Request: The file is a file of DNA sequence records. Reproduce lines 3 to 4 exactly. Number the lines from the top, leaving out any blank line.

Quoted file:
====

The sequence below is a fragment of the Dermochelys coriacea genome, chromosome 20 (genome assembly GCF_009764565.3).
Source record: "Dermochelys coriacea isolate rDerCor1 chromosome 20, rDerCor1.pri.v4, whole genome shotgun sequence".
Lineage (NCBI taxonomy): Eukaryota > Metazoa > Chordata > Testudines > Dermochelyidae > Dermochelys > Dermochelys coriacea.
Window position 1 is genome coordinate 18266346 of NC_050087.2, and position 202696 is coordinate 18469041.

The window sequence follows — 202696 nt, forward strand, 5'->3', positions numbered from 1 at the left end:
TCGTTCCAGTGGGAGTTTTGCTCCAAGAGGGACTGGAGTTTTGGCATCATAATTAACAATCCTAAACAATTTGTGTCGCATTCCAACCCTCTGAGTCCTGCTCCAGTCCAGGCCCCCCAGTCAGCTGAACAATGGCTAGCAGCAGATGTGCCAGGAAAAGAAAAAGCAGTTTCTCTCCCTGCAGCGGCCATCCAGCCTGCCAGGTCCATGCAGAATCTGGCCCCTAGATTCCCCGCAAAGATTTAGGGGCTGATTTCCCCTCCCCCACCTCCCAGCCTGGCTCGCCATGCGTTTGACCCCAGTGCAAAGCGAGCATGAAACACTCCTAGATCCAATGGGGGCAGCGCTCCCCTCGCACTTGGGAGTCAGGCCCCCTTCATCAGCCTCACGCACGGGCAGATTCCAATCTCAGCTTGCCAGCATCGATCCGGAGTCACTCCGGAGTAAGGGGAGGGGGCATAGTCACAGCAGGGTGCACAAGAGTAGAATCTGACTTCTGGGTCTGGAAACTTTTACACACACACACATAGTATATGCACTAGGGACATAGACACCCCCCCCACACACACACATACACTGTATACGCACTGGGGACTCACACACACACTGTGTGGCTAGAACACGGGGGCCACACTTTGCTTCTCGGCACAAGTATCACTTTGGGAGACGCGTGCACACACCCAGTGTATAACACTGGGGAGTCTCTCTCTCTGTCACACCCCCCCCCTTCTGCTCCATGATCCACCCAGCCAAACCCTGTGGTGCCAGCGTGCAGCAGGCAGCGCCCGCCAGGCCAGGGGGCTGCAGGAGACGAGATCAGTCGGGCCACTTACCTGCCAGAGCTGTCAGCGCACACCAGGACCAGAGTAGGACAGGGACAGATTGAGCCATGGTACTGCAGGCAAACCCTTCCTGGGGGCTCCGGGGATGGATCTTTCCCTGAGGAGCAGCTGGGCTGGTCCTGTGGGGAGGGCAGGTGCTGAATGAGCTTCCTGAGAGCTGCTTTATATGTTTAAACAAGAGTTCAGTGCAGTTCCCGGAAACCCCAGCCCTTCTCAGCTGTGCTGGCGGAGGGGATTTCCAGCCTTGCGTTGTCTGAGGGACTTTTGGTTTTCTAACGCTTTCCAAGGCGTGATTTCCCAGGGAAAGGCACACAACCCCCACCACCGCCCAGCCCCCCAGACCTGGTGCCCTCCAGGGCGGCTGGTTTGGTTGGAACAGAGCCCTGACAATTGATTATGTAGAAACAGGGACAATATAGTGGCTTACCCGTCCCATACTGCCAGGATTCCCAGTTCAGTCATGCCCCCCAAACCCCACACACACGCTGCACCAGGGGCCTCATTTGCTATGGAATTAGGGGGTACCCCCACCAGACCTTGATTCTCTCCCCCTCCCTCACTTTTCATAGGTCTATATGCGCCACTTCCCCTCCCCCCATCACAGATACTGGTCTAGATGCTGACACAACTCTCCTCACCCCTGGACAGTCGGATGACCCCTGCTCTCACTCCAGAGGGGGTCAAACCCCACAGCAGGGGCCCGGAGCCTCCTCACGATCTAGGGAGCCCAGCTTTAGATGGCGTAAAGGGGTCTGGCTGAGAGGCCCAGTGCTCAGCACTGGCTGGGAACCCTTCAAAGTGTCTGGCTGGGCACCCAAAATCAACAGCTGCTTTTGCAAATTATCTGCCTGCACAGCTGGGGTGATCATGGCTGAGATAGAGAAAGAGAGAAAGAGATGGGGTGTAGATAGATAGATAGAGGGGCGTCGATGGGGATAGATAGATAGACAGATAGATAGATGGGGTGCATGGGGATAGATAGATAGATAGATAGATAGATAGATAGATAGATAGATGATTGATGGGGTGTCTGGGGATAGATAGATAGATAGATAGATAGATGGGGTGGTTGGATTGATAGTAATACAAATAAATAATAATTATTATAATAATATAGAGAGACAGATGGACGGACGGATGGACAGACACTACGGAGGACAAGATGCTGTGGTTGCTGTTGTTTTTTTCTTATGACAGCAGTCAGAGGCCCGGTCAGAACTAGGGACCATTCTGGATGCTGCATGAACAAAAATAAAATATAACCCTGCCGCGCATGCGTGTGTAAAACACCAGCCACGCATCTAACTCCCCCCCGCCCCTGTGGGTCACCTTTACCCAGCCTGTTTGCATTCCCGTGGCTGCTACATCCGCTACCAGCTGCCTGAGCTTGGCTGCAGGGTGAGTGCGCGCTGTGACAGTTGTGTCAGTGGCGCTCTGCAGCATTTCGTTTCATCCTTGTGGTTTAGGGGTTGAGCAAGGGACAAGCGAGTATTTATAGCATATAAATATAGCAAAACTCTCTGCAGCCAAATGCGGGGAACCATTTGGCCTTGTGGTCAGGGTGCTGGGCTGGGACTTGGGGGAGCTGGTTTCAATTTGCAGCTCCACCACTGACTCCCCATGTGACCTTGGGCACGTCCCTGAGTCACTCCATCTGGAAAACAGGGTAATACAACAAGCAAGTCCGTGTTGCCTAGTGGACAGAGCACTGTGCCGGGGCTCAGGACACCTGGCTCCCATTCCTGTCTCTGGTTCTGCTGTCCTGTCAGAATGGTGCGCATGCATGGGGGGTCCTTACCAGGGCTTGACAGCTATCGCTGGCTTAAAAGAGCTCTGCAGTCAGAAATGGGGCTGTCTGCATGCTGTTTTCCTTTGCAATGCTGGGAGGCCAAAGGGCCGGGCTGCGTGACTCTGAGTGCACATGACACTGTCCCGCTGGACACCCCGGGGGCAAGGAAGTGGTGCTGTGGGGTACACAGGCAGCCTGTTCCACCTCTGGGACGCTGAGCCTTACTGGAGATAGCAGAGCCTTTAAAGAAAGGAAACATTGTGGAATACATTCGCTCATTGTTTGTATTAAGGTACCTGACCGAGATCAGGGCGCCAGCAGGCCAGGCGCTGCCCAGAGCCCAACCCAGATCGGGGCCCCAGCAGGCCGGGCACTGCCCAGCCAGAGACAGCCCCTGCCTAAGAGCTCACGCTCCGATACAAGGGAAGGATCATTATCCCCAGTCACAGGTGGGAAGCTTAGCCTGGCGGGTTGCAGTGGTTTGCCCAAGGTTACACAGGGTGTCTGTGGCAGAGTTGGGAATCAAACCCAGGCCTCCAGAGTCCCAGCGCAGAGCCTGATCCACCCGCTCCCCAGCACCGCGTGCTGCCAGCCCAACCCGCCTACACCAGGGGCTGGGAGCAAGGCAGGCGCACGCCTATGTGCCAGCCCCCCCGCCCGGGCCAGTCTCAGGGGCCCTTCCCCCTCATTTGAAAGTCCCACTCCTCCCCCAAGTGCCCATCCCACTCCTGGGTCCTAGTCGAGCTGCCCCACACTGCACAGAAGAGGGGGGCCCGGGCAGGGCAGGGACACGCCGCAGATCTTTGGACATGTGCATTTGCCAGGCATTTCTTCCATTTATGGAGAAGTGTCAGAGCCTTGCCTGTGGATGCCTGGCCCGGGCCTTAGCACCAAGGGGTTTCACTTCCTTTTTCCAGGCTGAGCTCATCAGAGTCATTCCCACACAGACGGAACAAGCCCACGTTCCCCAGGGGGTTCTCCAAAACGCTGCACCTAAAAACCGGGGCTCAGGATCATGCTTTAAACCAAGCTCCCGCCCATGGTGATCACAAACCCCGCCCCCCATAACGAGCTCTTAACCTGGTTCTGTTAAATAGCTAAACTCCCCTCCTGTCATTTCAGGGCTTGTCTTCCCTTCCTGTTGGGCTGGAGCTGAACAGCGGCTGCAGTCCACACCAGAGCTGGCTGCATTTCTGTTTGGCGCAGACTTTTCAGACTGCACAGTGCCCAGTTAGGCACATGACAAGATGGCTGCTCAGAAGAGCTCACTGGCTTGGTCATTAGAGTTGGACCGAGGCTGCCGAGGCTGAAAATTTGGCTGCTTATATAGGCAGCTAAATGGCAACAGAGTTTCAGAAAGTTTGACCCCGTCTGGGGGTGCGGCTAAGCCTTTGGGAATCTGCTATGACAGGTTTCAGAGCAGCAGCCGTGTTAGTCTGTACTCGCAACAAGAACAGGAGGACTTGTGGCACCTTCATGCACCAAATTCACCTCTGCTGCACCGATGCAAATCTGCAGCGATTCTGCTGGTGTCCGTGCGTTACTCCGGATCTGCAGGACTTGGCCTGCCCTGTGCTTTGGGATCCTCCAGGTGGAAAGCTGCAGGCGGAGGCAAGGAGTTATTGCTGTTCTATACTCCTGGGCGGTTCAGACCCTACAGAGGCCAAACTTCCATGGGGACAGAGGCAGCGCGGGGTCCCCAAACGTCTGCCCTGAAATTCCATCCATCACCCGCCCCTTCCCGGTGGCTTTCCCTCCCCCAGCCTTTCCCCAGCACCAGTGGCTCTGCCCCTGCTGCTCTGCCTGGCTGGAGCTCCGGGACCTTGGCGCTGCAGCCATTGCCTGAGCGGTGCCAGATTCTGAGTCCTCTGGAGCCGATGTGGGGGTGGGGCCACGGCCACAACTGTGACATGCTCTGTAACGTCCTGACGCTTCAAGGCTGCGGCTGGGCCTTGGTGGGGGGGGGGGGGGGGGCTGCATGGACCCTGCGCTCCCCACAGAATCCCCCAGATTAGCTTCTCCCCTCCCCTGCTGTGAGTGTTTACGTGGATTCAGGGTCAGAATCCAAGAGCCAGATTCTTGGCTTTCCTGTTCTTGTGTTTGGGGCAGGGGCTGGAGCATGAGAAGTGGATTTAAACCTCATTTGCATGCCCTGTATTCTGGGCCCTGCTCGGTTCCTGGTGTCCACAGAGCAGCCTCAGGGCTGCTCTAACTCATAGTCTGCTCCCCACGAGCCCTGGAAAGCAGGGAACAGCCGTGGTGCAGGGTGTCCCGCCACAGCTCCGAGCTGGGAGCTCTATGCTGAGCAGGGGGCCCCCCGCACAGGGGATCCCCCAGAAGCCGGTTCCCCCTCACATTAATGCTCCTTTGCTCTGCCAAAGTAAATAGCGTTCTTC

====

Lineage (NCBI taxonomy): Eukaryota > Metazoa > Chordata > Testudines > Dermochelyidae > Dermochelys > Dermochelys coriacea.
Window position 1 is genome coordinate 18266346 of NC_050087.2, and position 202696 is coordinate 18469041.